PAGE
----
Jump to content


Photo

Insuring Solid State Productions


  • Please log in to reply
4 replies to this topic

#1 Zac Halberd

Zac Halberd
  • Basic Members
  • PipPip
  • 42 posts
  • 1st Assistant Camera
  • Cardiff

Posted 29 February 2008 - 09:07 AM

I've been chatting with a few people here in Britain, and word has it that it's difficult to get negative insurance for solid state format such as P2 and the RED. Anyone here have any experience with this matter, and if so, where do you see solid state in the insurable future??? Would be interesting to hear the American point of view on this (not that it would be different). I understand some mega budget shoots can get insurance anyway, but for those lower budget films???
  • 0

#2 Phil Rhodes

Phil Rhodes
  • Sustaining Members
  • 12167 posts
  • Other

Posted 29 February 2008 - 10:06 AM

In my experience insurance tends to require that everything be duplicated onto a redundant pair of magnetic tapes. In reality this is very considerably more secure than couriering negative around, and this is an area where there could be a lot of room for change. Things could be easier and more could be done if things were relaxed a little, and it would still be more secure than negative.

The only reason people were ever willing to insure negative, which is extremely delicate in comparison to any data format, is that there was no choice.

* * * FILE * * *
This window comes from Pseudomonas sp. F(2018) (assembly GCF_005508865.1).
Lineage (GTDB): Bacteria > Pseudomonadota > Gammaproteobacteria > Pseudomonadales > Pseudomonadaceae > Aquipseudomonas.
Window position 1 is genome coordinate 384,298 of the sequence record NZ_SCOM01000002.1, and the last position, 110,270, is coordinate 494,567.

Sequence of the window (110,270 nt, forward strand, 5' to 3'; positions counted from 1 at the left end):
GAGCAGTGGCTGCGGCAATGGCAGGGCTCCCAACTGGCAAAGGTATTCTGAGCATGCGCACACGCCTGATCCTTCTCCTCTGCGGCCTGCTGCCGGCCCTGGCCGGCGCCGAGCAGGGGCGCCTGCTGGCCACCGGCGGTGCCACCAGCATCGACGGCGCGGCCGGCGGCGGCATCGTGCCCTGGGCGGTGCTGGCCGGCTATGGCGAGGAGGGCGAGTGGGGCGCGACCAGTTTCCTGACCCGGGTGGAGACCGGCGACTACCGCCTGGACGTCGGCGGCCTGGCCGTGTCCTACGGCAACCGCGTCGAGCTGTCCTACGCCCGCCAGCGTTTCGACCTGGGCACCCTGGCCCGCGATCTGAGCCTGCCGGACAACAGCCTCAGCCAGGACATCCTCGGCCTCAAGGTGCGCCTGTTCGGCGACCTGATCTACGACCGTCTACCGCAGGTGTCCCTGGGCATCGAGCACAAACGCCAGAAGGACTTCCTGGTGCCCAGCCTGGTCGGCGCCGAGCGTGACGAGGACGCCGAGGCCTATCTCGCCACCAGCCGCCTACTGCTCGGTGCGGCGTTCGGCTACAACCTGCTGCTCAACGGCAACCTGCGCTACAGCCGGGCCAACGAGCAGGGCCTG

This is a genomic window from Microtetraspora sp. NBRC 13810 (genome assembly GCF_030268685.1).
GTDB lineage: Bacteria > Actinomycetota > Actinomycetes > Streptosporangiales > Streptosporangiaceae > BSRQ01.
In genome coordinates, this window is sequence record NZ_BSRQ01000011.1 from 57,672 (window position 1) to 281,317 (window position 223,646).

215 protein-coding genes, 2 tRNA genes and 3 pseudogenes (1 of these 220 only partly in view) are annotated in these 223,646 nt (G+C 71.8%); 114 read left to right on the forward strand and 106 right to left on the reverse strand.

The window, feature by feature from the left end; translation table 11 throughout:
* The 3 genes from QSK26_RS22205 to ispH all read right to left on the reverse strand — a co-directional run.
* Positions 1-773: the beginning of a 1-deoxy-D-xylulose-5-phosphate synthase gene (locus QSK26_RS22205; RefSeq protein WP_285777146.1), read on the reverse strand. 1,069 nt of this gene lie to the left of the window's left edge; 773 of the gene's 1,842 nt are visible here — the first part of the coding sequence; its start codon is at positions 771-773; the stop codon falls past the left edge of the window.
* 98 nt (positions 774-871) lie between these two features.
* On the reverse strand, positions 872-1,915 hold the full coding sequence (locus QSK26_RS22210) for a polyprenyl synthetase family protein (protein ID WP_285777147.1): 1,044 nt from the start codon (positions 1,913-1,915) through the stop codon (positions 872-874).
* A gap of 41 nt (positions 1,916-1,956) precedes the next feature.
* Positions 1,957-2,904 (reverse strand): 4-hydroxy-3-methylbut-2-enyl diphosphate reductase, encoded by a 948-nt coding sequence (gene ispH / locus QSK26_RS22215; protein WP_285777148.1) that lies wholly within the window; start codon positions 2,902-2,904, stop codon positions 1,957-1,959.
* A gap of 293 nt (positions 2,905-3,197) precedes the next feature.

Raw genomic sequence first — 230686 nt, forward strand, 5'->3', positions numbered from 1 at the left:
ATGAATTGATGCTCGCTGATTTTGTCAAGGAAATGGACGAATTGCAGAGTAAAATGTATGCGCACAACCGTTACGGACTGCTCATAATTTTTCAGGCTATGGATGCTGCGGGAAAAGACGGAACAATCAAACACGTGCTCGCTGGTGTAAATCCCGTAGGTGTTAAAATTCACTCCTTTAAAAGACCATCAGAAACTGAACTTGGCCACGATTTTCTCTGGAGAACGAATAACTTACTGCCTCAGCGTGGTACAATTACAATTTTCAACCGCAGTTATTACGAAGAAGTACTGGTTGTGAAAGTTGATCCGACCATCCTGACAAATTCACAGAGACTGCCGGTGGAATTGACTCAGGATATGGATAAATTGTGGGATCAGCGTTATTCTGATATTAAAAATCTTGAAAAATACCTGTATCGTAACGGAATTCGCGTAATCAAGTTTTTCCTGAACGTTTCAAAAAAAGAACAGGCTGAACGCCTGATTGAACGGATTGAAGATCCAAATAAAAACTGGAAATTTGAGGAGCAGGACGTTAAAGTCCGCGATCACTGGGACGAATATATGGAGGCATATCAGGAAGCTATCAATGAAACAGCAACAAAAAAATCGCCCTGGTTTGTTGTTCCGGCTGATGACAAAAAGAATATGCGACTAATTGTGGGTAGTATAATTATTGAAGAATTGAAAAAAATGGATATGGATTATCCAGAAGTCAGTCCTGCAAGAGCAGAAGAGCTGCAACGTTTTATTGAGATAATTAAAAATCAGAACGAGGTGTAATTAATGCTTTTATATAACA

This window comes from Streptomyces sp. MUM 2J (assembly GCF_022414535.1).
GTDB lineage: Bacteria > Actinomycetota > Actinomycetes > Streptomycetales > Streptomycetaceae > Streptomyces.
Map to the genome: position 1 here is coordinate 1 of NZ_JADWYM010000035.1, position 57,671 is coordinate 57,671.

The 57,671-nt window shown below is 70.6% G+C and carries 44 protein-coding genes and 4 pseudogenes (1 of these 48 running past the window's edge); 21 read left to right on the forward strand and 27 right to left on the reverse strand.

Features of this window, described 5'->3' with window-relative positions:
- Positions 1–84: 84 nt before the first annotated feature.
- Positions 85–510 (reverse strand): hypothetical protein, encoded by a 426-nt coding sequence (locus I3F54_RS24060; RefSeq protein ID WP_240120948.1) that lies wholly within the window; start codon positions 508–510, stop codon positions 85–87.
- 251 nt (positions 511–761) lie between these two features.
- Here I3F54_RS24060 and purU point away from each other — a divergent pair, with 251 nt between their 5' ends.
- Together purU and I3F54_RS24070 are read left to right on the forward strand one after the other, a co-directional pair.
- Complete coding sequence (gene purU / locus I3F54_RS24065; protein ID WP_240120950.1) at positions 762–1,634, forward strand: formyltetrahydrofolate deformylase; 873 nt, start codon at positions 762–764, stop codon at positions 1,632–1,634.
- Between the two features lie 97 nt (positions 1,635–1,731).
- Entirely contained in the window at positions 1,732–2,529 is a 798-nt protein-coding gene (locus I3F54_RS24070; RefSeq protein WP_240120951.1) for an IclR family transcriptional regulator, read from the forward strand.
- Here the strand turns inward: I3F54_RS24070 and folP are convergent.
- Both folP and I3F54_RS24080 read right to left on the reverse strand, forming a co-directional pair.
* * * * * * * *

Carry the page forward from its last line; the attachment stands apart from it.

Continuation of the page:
Phil
  • 0

#3 Mitch Gross

Mitch Gross
  • Basic Members
  • PipPipPipPip
  • 2873 posts
  • Cinematographer

Posted 29 February 2008 - 01:13 PM

Mirrored redundant hard drives, LTO-3 tape backups and soon both Panasonic & Sony will have data input solutions for some of their tape decks. Not realtime & cumbersome, but it is a solution. I'm the one who told Kodak to make some form of Digital Microfilm. Imagine a 35mm monochrome negative full of ones and zeros.
  • 0

#4 David Auner aac

David Auner aac
  • Sustaining Members
  • 1117 posts
  • Cinematographer
  • Los Angeles

Posted 29 February 2008 - 02:03 PM

I'm the one who told Kodak to make some form of Digital Microfilm. Imagine a 35mm monochrome negative full of ones and zeros.


And what did they say? I guess it would look a lot like digital optical sound information on release prints today...

Cheers, Dave
  • 0

#5 Mitch Gross

Mitch Gross
  • Basic Members
  • PipPipPipPip
  • 2873 posts
  • Cinematographer

Posted 29 February 2008 - 03:30 PM

And what did they say? I guess it would look a lot like digital optical sound information on release prints today...

Cheers, Dave

Not much, at least publicly. ;-)
  • 0


The Slider

FJS International, LLC

Gamma Ray Digital Inc

Visual Products

CineTape

Abel Cine

Aerial Filmworks

Tai Audio

Paralinx LLC

Glidecam

Wooden Camera

Metropolis Post

Broadcast Solutions Inc

Technodolly

CineLab

Willys Widgets

Rig Wheels Passport

Media Blackout - Custom Cables and AKS

New Pro Video - New and Used Equipment

Ritter Battery

rebotnix Technologies

Rig Wheels Passport

Tai Audio

Aerial Filmworks

CineTape

Broadcast Solutions Inc

Wooden Camera

Gamma Ray Digital Inc

Paralinx LLC

FJS International, LLC

rebotnix Technologies

New Pro Video - New and Used Equipment

Ritter Battery

The Slider

Technodolly

Media Blackout - Custom Cables and AKS

Willys Widgets

Glidecam

Abel Cine

Visual Products

CineLab

Metropolis Post